Wed 20th July: Philip Pullman Fund-raising Event

Philip Pullman will be speaking at an event to raise funds to save Brent’s libraries. He will read from his new book, The Good Man Jesus and the Scoundrel Christ, talk to novelist Maggie Gee and answer questions.

Event on: Wednesday 20 July, 7pm in Queens Park Community School hall, Aylestone Avenue, NW6 7BQ (Nearest stations: Queen’s Park, Brondesbury Park, Kensal Rise).

Tickets at £10 available from:

  • The Lexi Cinema, Chamberlayne Road, NW10
  • Queens Park Books, 87 Salusbury Road, NW6 (tel. 0207 625 1008)
  • L’Angolos deli, College Rd, NW10
  • Tickets also available on the door

Philip Pullman Event Poster

8 Comments

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8 Responses to Wed 20th July: Philip Pullman Fund-raising Event

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  5. HW Scott

    I have read very carefully, and been horrified by, Philip Pullman’s book The Good Man Jesus and the Scoundrel Christ.  A search of the amazon book reviews will reveal at least one one-star review.  It is a tragedy that libraries stock such destructive books as this one by Pullman.  It makes a mockery of historical fact and of fiction and of scholarship, and directly attacks the civilization upon which Britain is built.  If Pullman wants to invent a character who is wholly fictional, and write about him/her/it, then fine;  but to write that Jesus Christ was really two people, twins, Jesus and Christ, and that Jesus died on the cross but did not rise from the dead, while his scheming twin brother Christ passed himself off as the risen Jesus, is not only ludicrously absurd and impossible to have happened, but it is devastatingly harmful to those who have no religious ackground of their own which would enable them to laugh Pullman out of court.  It is Pullman’s storytelljing that needs to be ridiculed, not the noble historical account of the figuire of Jesus Christ.as he is portrayed in the New Testament.  Pullman has destroyed his professional integrity by passing off as history what is the product of his own perverted imagination.    The majority of readers in this post-Christian society of ours will assume that most, if not all, of Pulklman’s story is the real historical fact.  It is disgraceful that Pullman should trade on this, to publish this novel.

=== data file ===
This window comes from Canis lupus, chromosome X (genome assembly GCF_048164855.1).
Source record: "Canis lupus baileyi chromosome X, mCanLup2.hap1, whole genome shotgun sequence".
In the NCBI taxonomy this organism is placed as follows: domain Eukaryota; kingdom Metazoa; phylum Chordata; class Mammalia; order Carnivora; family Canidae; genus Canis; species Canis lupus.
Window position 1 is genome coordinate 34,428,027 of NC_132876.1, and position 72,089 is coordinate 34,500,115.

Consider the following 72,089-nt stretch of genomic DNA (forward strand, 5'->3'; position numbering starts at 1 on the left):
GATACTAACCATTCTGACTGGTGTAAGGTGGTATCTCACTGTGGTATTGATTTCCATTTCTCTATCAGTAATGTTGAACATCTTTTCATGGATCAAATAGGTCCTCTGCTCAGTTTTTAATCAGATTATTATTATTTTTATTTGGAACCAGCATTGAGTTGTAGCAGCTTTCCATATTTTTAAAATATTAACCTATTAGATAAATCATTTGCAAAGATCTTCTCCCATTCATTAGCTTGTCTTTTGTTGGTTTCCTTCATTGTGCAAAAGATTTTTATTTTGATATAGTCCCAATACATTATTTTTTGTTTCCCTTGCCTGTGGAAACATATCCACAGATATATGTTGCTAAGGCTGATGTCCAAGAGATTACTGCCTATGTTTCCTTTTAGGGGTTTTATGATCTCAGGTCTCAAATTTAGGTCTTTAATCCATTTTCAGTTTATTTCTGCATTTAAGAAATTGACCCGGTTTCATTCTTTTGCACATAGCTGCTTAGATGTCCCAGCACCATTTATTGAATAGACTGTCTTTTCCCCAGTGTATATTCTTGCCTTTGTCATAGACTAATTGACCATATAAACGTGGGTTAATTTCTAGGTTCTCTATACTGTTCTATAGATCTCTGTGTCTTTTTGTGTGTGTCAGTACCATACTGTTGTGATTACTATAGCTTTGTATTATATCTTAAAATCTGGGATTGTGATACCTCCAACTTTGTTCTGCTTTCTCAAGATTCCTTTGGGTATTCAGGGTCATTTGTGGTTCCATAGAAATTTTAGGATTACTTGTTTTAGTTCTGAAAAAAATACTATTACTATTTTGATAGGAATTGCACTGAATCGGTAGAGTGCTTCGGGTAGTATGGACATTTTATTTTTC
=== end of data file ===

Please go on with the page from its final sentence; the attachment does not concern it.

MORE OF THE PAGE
It is worth my while saying that I do not judge Pullman’s conscience:  that is between him and God.  But I can and do judge and utterly condemn what is objectively the betrayal of his professional integrity. 

    I hope that the organizers of the savethelibraries campaign will withdraw the invitation to Pullman to speak.

    • Maggiegee_novelist

      Dear HW Scott,

      I too have  read His Dark Materials, Philip Pullman’s trilogy, and  The Good Man Jesus… You are entitled to your opinions, because this is a free country. By the same token, Philip Pullman is entitled to express his. It’s worth noting that the Archbishop of Canterbury praised the stage production of His Dark Materials and had two long public discussions with Philip. We have been sent good wishes for our campaign and for this event by our local vicar, and we are very grateful to Philip for giving his services free to help Brent campaigners fight for our public libraries. He has already done so much to save Oxfordshire libraries; and to me, libraries are undisputed social goods.

      Kind regards
      Maggie Gee

      • Hwscott

        Maggie Gee,
        Thank you for your comment.  The right of Pullman to publish his views does not mean that his views are correct.  I do not subscribe to the view that there is no such thing as truth, and that anyone’s view is as good as anyone else’s view.  Pullman’s views are bad fiction, bad history, and bad theology.  They are also harmful. 

        I do not know the detail of Archbishop Williams’s commentary on The Dark Materials.  But may I refer you to my review of The Good Man Jesus and the Scoundrel Christ which is published on amazon.co.uk, where I disagree profoundly with another Anglican vicar who  sees a lot of good to be found in reading this book.  I may say that other statements by Dr Williams give me no confidence in his theological wisdom either.

        In this world there are of course good and evil.  I repeat,  without judging Pullman’s conscience, that this book of his contributes to the destrucive pan of the scale.

        Best wishes.

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